MOSCOW (CNN) - Fans let off flares in the streets. Smoke filled the night sky. It was Croatia celebrating the goal that took the national football team to the World Cup final for the first time in the country's history. Thousands of people gathered in the country's capital to cheer on their heroes and, after 120 agonizing minutes, they were not disappointed.
"Pretty much everybody was depressed for up to 60 minutes until Perisic scored," Croatian journalist Hrvoje Kresic stated. Then, cue pandemonium as Mario Mandzukic scored the vital goal to ensure that Croatia would face France in Moscow on Sunday.
Croatian Prime Minister Andrej Plenkovic posted a picture of the team celebrating in the locker room after the game. "You left your heart on the pitch and deserve to be in the World Cup final," he wrote.
"Historic day for Croatia!" wrote the government's official Twitter page, posting photos of fans celebrating in Moscow and back home. "Excellent 'Fiery Ones' took us to the final of the World Cup! Indescribable!"
Not since 1998 had the Croats made the World Cup semifinal. Supporters who made the trip to Moscow were in the mood to make the most of the occasion. A huge Croatian flag was unfurled in Moscow's Red Square in the hours leading up to kickoff, while one fan said that 15 extra planes had been chartered to fly fans out for the match.
After Wednesday's dramatic win over England, few will be eager to head home just yet.
For England, it was another tale of footballing hope which ended with despair. Beers filled the sky and, in places, the nation came to a standstill as England's hopes of reaching a first World Cup final since 1966 were cruelly ended in extra time.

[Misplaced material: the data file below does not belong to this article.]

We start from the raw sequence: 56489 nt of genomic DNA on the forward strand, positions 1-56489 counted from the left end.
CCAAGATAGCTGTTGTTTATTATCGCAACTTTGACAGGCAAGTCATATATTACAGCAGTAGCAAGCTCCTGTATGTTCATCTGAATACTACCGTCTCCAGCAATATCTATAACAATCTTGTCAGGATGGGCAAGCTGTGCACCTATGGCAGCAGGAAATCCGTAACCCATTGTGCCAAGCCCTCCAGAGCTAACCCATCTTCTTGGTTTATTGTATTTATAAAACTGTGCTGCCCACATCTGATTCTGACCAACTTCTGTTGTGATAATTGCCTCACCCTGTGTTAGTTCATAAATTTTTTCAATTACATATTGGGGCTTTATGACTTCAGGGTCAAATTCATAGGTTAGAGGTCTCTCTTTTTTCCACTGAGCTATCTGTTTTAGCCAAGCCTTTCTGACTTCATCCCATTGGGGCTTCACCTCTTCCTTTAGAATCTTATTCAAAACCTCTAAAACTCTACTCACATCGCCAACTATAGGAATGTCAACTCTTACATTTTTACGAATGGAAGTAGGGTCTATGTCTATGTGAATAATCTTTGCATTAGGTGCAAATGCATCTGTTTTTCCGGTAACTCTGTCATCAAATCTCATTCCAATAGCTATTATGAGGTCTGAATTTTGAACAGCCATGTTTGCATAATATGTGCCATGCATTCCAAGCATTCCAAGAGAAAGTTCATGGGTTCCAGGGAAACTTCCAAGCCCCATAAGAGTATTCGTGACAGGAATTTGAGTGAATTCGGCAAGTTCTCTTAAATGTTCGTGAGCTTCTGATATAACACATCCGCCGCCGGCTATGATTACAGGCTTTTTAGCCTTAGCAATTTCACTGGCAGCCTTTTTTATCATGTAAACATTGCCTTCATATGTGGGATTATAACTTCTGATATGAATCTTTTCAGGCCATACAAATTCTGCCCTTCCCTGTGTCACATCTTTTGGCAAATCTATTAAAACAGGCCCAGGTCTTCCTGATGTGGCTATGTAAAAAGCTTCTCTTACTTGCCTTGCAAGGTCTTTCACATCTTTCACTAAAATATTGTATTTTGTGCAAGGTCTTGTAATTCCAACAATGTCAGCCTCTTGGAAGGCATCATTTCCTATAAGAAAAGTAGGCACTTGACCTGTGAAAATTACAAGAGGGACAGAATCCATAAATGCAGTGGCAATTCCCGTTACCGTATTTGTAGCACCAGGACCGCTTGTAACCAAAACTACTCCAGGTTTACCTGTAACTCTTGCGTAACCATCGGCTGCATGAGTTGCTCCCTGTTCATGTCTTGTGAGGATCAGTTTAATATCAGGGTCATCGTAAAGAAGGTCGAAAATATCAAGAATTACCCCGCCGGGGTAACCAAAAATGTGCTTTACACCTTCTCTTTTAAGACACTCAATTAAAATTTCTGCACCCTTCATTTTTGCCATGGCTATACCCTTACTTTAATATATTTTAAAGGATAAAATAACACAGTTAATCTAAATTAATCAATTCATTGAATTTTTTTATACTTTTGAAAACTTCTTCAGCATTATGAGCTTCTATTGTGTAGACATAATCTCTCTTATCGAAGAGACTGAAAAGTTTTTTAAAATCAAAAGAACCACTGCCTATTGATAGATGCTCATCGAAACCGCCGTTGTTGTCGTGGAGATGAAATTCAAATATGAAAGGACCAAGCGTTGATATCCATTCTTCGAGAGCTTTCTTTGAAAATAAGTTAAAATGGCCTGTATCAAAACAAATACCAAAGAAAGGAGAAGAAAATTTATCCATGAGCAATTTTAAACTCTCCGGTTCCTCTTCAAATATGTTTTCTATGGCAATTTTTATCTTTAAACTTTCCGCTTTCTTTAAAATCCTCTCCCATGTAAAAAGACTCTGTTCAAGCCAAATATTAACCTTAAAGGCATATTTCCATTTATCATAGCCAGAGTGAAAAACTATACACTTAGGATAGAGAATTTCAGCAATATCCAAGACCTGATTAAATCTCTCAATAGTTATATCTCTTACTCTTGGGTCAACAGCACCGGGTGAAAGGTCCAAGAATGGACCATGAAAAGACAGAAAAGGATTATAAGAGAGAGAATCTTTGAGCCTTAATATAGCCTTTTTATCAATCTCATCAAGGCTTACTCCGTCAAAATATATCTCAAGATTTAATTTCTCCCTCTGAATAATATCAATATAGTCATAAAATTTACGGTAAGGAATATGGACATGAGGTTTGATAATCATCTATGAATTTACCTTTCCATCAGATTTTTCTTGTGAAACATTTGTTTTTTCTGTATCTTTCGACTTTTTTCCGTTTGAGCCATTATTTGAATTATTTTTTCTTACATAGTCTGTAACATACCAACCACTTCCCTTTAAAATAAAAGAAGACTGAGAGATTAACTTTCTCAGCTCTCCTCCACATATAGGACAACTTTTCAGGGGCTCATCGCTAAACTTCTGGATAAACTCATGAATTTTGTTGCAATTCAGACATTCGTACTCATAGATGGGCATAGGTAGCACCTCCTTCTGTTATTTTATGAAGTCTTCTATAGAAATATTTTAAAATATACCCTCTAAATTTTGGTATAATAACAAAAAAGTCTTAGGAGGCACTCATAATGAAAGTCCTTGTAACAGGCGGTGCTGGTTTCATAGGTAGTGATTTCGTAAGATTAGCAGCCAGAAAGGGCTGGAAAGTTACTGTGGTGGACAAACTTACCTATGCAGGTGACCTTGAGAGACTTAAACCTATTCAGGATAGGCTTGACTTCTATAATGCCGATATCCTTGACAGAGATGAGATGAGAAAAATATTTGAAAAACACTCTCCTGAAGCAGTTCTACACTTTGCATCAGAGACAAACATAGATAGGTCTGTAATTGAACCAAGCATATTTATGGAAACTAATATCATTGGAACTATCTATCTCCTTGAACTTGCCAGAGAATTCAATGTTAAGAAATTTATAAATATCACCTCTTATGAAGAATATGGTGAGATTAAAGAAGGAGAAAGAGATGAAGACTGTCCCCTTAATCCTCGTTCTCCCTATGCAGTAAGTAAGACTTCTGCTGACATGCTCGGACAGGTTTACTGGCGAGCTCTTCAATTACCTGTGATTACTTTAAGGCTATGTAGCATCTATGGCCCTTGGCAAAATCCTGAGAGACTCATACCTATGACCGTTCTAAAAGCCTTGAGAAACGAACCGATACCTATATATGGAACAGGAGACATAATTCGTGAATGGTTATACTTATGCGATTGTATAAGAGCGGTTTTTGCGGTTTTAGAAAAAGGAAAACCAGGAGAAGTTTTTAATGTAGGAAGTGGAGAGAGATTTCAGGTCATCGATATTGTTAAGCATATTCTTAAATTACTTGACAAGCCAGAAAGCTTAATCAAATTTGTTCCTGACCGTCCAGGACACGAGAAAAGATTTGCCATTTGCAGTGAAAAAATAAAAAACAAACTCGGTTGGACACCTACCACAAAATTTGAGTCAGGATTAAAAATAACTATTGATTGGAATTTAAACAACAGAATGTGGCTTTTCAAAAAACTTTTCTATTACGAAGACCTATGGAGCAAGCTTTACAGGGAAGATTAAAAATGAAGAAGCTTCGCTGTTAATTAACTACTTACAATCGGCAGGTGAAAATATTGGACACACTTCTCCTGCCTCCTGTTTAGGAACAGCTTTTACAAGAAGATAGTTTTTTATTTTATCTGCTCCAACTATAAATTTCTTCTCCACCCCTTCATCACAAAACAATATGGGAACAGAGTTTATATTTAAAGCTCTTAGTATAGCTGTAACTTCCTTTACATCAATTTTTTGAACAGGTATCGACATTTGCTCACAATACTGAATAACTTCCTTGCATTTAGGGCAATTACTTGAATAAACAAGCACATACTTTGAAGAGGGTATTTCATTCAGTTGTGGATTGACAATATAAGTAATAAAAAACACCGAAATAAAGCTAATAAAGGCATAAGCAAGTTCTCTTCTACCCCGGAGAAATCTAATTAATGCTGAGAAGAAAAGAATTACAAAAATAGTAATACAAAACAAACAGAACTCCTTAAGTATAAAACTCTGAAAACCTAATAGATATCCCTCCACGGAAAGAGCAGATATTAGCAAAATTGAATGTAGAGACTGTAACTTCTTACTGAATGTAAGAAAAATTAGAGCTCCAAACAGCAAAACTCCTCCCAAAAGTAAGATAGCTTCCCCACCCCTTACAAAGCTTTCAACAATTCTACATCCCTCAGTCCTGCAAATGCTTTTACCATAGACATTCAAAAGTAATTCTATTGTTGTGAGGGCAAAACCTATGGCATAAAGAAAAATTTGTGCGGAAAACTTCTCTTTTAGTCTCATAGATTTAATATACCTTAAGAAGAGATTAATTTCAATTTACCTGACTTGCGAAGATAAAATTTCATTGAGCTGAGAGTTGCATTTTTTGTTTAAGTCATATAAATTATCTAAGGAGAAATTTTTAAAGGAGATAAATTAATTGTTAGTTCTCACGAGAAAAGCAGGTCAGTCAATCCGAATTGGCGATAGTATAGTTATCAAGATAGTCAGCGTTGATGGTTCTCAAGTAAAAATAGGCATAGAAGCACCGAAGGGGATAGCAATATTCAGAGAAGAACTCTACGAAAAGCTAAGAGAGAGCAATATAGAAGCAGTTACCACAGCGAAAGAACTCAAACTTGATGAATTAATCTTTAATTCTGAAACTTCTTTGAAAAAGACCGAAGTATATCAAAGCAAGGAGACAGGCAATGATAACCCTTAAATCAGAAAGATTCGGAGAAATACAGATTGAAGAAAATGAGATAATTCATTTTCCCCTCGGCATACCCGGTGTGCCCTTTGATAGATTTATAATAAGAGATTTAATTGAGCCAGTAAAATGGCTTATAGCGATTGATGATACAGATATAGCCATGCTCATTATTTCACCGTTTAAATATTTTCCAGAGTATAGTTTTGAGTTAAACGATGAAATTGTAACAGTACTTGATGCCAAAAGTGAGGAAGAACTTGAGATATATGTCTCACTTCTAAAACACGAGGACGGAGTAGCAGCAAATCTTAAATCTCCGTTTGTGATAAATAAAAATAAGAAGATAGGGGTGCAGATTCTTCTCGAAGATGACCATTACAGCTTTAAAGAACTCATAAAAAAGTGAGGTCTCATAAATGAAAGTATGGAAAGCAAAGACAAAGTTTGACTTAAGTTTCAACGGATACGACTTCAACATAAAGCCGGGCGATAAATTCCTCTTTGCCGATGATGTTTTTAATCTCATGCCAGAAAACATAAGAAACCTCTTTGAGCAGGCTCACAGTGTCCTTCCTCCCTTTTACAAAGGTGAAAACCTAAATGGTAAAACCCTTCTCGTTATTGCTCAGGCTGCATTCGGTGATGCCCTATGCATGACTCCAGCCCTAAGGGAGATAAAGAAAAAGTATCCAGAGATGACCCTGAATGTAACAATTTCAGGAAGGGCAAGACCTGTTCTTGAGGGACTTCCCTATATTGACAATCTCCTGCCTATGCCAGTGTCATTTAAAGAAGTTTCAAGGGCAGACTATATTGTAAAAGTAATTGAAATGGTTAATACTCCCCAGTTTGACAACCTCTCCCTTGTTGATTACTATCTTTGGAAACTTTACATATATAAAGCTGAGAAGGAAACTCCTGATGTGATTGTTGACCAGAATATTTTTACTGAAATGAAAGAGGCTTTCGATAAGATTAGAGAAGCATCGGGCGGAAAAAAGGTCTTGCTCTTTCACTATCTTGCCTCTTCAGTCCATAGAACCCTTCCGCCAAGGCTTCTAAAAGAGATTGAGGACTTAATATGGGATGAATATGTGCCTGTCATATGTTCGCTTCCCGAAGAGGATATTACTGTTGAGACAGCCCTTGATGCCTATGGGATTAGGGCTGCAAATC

Fans gathered in bars, parks and homes to watch the most anticipated match since the semifinal of Italia 1990 -- England lost on penalties to West Germany. As has become customary throughout the tournament, fans in East London celebrated Kieran Trippier's opening goal by throwing thousands of full pints into the air.
In Hyde Park, one of central London's most popular tourist attractions, a huge screen had been temporarily installed, giving 30,000 fans a chance to watch the semifinal together. Tickets were free, but awarded at random through an online ballot.
In Brighton, on the country's south coast, a big screen had been set up on the city's famous pebbled beach. An estimated 3,500 fans enjoyed the quarterfinal win against Sweden there, and even more were expected to watch the semifinal match on Wednesday.
But, as always seems to be the case for England supporters, it was far from plain sailing, despite Kieran Trippier opening the scoring for Gareth Southgate's men in the first half. Croatia began the second half strongly and found the equalizer that its pressure largely deserved, as Ivan Perisic tucked away Sime Vrsaljko's cross.
Hyde Park, previously a scene of jubilation, fell completely silent. Yet worse was to follow as Mandzukic struck the winner in extra time. "Gutted," was the reaction of England fan Matt Maltby from London. "Proud of the boys, but we had an easy ride getting to the last four, and this feels like a big opportunity missed."
British Prime Minister Theresa May offered her own condolences on social media. "Wasn't to be this time but it's been a great journey that's made the country proud," May tweeted.
While fans in England dispersed to ponder what might have been, those in Croatia will be preparing for one more big party on Sunday.
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